Mandabach had built an enviable reputation in the US for groundbreaking comedy hits including The Cosby Show, Roseanne and latterly Nurse Jackie. The move to a dark UK drama like Peaky took Mandabach Productions outside of its sweet spot, and it needed a partner.

“Our background is in family comedies, but we wanted to cut our teeth on a big period drama with horses and guns and a cast of thousands,” Glazebrook recalls. “Very early on it seemed the best thing for the show was to hook up with Tiger Aspect. We have been proved right: they have been geniuses at taking a relatively small budget and making it look like something that could absolutely compete with US cable.

Frith Tiplady, executive producer and head of production at Tiger Aspect, explains: “Caryn Mandabach had the relationship with Steve Knight and got the commission. The BBC asked them to partner up with a UK production house. I like to think that Mandabach came to us because of our production expertise in delivering quality on screen – interpreting the writing to deliver the best show.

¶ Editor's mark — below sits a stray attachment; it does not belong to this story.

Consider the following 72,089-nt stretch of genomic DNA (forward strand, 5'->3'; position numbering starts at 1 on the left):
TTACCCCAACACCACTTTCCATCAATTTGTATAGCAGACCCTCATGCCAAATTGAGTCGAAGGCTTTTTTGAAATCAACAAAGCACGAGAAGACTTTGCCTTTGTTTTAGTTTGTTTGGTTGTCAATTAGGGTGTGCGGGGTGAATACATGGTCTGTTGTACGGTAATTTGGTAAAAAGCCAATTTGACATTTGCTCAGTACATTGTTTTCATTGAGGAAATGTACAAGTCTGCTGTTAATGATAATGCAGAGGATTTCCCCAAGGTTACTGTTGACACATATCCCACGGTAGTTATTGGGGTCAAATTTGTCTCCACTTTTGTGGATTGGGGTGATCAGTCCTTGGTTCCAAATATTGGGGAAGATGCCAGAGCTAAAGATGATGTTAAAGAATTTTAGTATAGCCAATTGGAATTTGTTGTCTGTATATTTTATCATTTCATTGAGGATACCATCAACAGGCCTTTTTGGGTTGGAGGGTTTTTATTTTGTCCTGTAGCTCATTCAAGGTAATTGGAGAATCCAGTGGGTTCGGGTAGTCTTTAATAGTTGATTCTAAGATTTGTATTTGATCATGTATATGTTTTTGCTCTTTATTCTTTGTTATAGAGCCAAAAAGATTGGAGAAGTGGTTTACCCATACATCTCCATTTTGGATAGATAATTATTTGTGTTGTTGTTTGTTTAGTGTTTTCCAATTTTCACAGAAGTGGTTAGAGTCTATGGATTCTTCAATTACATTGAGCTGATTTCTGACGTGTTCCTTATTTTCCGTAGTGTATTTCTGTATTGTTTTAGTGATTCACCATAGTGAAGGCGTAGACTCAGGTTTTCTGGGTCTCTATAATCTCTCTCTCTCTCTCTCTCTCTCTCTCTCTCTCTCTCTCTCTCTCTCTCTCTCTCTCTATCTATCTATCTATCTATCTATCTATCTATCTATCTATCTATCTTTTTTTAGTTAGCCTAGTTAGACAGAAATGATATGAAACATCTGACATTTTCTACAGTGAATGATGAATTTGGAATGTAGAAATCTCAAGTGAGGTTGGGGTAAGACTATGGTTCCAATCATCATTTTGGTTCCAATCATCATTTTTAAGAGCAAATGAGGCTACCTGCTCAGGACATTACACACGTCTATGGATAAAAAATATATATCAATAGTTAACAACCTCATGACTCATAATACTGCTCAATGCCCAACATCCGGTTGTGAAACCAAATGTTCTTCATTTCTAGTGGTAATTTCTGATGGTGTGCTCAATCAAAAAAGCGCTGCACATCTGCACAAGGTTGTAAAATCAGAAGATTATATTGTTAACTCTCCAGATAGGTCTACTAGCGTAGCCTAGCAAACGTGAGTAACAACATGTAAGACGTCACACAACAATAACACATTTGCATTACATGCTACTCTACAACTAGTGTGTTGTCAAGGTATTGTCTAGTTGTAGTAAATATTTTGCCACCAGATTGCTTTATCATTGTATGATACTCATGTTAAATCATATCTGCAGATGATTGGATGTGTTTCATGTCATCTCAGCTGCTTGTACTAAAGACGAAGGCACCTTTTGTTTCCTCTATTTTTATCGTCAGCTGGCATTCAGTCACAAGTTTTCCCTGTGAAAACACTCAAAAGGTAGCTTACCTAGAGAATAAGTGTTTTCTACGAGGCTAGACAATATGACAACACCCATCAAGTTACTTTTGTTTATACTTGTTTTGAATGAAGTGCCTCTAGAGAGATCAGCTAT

“We are definitely clear on our roles and really respect what the other brings to the party. I am sure Caryn agrees. Together we have made something really special. I think it’s been a brilliant partnership.”

Knight’s scripts define Peaky. “We are here because of Steve’s words,” says Glazebrook. Tiplady concurs: “We really see our job as being like the LAPD – to protect and serve. The strength is in working with Steve, realising his vision and protecting him as the writer.”

The show’s gothic texture is grounded by a deliberately cinematic look and feel rooted in the grime of 1920s post-war industrial Birmingham, which also has more than a nod towards Sergio Leone and Ridley Scott. That production design is led by TV period veteran Grant Montgomery.